I positioned the snowflakes so there was at least one or two pom-poms on each snowflake.  It was quite easy and took me less than 10 minutes for each window – I did two windows with the hanging snowflakes.  This photo shows the pom-pom is centered on the back of the snowflake.


Here you can see there are 3 pom-poms. I used a Tacky Glue Dot on each pom- pom.


The snowflakes gently move around and the pom-poms look like little snowballs.  I love how my windows look. All ready for the holidays.  Thanks to the invention of Tacky Glue Dots – it was easy!


How to Make a Paper Snowflake

I have tried for many years to make the perfect snowflake and have never had success, until now. I found a great snowflake making pattern diagram on Pinterest and I have become a “pretty” snowflake maker overnight.

This folding technique is for every snowflake. The different shapes and designs happen when you cut into the folded paper triangle.  To make different sizes use different size paper or cut the folded triangle down in size before cutting a design into it.  I used plain 8-1/2” x 11” white copy paper to make my snowflakes.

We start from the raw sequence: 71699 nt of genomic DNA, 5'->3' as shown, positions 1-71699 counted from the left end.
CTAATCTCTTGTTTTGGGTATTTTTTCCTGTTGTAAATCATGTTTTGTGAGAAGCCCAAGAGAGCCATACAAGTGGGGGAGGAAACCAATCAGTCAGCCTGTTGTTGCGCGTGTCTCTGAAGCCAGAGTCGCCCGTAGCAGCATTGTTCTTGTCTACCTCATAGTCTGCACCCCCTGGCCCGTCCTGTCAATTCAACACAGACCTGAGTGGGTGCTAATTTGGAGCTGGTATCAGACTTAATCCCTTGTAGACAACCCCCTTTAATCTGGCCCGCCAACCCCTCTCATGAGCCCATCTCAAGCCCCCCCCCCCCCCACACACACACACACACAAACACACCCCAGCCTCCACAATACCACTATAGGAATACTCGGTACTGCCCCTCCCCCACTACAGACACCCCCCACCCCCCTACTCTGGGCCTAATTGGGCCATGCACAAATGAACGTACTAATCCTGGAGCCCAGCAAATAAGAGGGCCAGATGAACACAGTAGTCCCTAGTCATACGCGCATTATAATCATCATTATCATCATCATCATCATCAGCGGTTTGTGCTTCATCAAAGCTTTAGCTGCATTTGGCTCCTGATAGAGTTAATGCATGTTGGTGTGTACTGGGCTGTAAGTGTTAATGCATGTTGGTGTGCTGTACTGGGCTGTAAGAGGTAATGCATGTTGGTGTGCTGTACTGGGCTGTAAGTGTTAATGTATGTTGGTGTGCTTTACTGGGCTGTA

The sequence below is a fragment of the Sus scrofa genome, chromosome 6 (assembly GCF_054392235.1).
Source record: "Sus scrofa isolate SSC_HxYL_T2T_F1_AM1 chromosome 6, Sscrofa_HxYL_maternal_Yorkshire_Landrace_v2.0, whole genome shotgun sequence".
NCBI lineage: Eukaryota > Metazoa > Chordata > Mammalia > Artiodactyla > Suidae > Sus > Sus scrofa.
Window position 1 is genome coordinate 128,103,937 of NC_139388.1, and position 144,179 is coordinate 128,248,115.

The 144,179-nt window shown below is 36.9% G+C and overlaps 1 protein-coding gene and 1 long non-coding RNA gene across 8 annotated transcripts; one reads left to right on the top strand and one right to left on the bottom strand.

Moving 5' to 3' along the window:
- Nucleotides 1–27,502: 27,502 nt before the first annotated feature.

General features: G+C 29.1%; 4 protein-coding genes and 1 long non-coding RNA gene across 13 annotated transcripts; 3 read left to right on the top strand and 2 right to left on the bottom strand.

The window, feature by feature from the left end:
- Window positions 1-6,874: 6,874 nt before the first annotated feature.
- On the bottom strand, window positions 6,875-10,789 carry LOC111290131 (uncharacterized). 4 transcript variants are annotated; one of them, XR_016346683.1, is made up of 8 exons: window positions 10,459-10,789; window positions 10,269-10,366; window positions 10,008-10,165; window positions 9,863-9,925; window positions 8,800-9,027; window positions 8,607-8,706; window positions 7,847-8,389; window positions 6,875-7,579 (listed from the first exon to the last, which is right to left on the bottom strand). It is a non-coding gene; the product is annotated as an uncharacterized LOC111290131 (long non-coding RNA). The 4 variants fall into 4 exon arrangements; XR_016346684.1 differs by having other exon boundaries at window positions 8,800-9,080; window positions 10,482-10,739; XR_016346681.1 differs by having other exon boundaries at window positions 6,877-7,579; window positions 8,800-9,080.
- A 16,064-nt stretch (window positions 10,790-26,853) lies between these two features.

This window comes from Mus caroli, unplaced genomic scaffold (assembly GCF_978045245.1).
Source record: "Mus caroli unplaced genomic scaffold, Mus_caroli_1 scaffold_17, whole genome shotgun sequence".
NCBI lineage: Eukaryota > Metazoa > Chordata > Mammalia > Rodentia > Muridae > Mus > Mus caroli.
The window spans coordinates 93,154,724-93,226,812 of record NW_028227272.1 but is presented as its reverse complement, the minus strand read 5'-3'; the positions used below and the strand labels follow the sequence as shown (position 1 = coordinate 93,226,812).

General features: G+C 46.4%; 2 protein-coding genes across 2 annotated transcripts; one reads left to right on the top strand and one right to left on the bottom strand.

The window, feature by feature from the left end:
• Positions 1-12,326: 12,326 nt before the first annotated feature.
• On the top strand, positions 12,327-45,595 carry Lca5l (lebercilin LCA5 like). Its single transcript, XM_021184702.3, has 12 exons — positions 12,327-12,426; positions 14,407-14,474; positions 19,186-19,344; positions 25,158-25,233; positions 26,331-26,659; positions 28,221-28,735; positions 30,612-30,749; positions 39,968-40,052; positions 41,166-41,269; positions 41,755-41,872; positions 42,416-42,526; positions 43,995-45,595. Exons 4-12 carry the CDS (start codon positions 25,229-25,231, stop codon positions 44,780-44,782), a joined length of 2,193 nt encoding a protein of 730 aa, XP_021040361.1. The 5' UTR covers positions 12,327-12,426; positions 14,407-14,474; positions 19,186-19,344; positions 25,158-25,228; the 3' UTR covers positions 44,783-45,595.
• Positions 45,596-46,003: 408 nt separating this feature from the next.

1.  You need a square piece of paper for a perfect snowflake. To make it fold your paper as shown. Cut off the section that is not overlapped.



2.  Open up the paper and refold into a rectangular shape.


3.  Find the center folded bottom edge and fold one side over from center mark.


4. Repeat on the other side – making sure all the edges are lined up.


5. Fold it over matching up edges.


6. Cut off the excess paper from the top to create a straight line making sure all the top edges are the same and you have a neat little triangle. Trim more if necessary to make sure everything is even.


7. Follow one of the designs in the diagram below and cut your folded paper using a sharp pair of scissors.


8. Carefully open it up.  Voila!  A pretty snowflake.


How to Cut the Design into Folded Paper to Create a Snowflake